August 29, 2010

The Other Four Senses

It certainly is getting closer to the time when I must look forward, not back; the time when I think about where I’m going instead of where I’m leaving. So I’ll wrap up my little project of observing Alaska through all five senses. After last week’s entry on sight, here’s a quick look a life in Juneau with the other four senses.


Costco was already in Juneau when I moved here and I basically had no qualms about shopping there. But many long-time locals will tell you that in spite of the high cost of food and goods in Alaska they initially boycotted the giant cement block when it first infected the town. But eventually Costco’s prices won over many locals and their relatively unblemished tomatoes won over the rest. After all, anything other than the most strict subsistence life in Alaska largely requires importing food. A lot of food. From far away. That food arrives primarily by a multi-day barge trip and the produce shows it. I’ve received many-a-voice mail message sharing which store has just-ripe avocados or fresh, crisp apples; that’s treasured information.

However, more and more Juneauites are successfully attempting small gardens, though they require a lot of TLC in this climate. And of course, the surroundings here are filled with edible goodness too. In July and August, fishing season is in full swing. Small carrots are plucked out gardens by proud gardeners. Berries are everywhere: Salmonberries, huckleberries, blueberries, nagoon berries, cloud berries, thimble berries and more. Entire weekends are devoted to picking them. The berries are made into jams, pies, pancakes and scones.  Those with the knowledge harvest mushrooms too. For these two months in particular, tables are filled with more local deliciousness and less Costco. We marinate the wild salmon my husband caught with soy sauce, brown sugar and garlic and grill it on a cedar plank. We snack on alder-smoked salmon while we wait. We mix a salad from local gardens. We toss berries that we picked with cinnamon and cloves, make a crust with butter and flour on the bottom and walnuts on the top, and throw it all together as a scrumptious pie.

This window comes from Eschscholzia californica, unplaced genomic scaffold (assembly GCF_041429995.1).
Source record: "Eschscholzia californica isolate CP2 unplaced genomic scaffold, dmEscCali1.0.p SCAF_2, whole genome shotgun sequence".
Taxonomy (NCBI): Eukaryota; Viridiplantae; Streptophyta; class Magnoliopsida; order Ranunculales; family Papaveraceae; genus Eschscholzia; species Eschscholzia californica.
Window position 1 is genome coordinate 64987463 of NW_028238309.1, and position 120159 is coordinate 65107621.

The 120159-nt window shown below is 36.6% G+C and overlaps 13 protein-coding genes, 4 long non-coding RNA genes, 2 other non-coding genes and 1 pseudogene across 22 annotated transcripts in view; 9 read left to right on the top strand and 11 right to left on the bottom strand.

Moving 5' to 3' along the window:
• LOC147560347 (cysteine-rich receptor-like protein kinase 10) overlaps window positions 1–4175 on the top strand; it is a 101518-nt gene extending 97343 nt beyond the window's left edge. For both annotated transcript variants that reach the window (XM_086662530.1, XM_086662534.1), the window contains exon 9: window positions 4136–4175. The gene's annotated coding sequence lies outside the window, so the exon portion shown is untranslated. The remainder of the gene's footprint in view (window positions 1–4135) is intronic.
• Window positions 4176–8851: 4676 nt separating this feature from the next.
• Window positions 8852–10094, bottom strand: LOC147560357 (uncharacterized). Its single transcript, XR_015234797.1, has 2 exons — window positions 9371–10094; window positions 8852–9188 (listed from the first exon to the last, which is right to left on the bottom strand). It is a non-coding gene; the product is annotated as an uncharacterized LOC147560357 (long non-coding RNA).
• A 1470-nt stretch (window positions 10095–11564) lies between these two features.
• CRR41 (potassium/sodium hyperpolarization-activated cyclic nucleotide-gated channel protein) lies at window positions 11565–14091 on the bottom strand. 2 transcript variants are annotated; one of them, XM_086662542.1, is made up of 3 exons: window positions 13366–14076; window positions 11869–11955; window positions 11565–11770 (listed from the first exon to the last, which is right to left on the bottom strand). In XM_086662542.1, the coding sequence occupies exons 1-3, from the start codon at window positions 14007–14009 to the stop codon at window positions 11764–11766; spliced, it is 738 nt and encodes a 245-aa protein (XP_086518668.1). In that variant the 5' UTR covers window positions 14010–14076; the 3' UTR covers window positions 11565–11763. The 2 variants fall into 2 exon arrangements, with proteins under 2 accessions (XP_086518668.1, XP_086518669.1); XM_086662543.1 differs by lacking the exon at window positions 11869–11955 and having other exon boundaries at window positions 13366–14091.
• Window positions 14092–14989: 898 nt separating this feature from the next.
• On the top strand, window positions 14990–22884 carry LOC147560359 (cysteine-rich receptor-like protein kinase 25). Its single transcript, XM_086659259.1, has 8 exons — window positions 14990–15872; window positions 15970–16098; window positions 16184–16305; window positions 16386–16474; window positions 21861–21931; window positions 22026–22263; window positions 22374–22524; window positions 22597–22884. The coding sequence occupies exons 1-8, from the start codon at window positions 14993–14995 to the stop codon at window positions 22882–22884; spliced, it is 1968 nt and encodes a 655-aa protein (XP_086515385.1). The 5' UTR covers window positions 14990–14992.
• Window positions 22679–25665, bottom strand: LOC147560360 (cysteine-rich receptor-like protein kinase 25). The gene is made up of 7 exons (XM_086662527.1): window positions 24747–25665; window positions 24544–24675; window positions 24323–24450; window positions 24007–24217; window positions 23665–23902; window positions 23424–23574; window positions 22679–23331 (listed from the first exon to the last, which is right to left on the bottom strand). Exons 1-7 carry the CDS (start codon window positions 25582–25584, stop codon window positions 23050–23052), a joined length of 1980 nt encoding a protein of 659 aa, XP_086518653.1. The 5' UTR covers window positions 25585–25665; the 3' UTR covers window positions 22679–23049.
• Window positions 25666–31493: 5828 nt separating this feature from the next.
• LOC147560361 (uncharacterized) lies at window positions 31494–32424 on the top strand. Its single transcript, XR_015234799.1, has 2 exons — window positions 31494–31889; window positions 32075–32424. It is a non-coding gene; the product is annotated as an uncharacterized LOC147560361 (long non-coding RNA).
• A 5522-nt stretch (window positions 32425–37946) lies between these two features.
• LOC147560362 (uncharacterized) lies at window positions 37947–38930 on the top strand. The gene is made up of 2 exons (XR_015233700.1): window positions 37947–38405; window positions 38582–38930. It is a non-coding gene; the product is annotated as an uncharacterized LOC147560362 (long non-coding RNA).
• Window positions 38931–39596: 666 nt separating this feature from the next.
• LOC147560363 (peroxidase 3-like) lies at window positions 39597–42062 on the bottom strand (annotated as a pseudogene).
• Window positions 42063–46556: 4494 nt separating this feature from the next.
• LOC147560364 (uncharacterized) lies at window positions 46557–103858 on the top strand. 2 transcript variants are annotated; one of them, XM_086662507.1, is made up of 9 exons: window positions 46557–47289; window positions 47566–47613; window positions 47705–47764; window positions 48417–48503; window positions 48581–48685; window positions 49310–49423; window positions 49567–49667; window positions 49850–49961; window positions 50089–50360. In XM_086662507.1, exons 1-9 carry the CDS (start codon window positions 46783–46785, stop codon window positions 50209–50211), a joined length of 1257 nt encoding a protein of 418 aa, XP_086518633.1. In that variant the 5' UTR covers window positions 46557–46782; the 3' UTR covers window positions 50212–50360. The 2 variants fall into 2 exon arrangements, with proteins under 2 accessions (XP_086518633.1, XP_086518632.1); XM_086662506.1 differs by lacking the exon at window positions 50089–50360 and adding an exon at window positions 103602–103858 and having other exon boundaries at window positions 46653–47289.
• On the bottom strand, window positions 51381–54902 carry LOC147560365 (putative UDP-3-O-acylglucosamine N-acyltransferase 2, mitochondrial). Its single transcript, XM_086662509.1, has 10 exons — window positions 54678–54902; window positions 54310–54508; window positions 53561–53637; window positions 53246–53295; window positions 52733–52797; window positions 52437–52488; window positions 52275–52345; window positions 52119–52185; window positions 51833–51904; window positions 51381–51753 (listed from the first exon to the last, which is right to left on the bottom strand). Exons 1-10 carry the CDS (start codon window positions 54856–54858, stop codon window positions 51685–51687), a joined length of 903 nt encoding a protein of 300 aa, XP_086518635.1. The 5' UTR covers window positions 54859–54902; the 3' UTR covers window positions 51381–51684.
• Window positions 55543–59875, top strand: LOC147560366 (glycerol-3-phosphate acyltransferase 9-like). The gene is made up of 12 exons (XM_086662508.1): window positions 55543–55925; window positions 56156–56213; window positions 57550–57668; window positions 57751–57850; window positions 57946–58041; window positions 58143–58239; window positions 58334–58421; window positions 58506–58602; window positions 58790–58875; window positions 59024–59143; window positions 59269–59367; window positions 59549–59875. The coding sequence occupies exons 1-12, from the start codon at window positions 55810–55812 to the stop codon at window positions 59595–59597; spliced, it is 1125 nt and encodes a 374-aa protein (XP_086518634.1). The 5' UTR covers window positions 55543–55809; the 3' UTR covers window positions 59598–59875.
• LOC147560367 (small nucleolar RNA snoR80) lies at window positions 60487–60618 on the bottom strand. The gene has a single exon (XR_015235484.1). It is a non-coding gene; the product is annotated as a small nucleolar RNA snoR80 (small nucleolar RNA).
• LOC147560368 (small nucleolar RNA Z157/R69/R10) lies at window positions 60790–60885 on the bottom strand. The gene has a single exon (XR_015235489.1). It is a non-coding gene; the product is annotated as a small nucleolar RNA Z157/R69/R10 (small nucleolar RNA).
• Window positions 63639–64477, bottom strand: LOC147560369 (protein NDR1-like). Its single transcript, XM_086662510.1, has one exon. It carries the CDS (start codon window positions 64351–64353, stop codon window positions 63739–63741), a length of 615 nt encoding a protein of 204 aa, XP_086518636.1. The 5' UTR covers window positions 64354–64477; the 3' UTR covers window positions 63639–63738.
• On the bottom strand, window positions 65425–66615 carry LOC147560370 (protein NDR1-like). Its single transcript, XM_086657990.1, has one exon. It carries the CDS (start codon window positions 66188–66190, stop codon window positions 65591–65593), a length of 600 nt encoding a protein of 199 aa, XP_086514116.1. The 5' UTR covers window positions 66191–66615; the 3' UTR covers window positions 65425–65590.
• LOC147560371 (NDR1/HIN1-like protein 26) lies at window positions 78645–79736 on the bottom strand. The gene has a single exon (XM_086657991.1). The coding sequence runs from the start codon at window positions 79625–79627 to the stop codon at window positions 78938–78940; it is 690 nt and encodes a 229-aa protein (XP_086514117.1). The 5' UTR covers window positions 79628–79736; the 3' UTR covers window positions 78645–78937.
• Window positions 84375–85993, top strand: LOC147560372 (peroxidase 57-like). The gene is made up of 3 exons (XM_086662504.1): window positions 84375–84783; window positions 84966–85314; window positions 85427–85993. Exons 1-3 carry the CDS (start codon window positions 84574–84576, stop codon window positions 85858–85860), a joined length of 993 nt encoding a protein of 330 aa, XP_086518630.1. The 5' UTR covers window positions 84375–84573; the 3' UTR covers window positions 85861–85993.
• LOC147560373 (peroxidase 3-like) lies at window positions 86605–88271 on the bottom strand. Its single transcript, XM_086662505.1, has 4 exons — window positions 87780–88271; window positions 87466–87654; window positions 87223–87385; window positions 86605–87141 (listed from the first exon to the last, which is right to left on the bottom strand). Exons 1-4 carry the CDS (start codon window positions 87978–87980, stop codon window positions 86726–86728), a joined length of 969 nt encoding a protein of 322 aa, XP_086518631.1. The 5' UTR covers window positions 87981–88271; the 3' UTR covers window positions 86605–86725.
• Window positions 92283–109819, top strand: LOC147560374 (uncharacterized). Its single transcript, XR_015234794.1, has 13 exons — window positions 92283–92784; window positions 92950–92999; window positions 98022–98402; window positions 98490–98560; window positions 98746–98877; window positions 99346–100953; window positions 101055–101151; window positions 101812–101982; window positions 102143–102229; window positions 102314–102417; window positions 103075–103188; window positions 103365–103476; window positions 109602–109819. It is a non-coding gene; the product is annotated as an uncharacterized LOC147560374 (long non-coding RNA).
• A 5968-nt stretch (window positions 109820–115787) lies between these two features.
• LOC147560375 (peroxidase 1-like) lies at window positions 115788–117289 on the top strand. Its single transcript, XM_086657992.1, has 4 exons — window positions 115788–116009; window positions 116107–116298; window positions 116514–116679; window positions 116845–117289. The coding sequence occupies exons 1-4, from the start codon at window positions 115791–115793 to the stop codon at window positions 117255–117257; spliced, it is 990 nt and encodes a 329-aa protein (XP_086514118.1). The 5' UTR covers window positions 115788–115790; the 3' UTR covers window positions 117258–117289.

Such a meal is a satisfying treat like nothin’ else. Round it off with a cold, locally brewed beer, and you got yourself an evening feast. If sun is blessing the deck, you’ve got yourself a party or a potluck with friends around to eat it and drink it all with you.


The feel of the rain on my skin, soaking into my hair and dampening my face is a sensation I have come to love in Southeast Alaska. It makes me feel a part of the scenery, immersed in the atmosphere. Life with so much rain can be a chore sometimes but this place wouldn’t exist without it. And it keeps the crowds away.

A friend and I, both recent transplants from drier places, had plans to go for a hike one October day several years ago. That morning, I awoke to the wind howling and the rain coming down in sheets and buckets, both. The phone rang. “Should we hike up Mt. Roberts?” she asked. We agreed that trail was good for the day’s element’s – under big trees, on a hillside protected from the wind, a beautiful trail that would make a satisfying hike until the rain soaked through everything, leaving sticky warm under-layers pressed against your skin and chilled hands void of dexterity. We met at the trailhead in boots and raincoats, carrying thermoses of hot drinks. Plans are often determined by the weather, but the threshold for cancellations sits high in Juneau!

I won’t lie and say the rain doesn’t get to me in Juneau. It does. It’s rough and depressing sometimes. I know a couple that moved from Texas to Juneau and it rained for 90 days straight. They worried they had made a big mistake. But it’s the rain that fills Southeast Alaska’s cup with glaciers and streams, dense forests and abundant wildlife. Kayaking has become one of my favorite rainy day activities. Watch rain drops make an ever changing-pattern as they plunk onto the surface of the water all around you. Feel the rain dropping onto the top of your head, down onto your nose and across the backs of your hands. All while paddling silently and rhythmically to glaciers, near whales and through channels with the tide crawling underneath. Every bit of it is about that which water creates.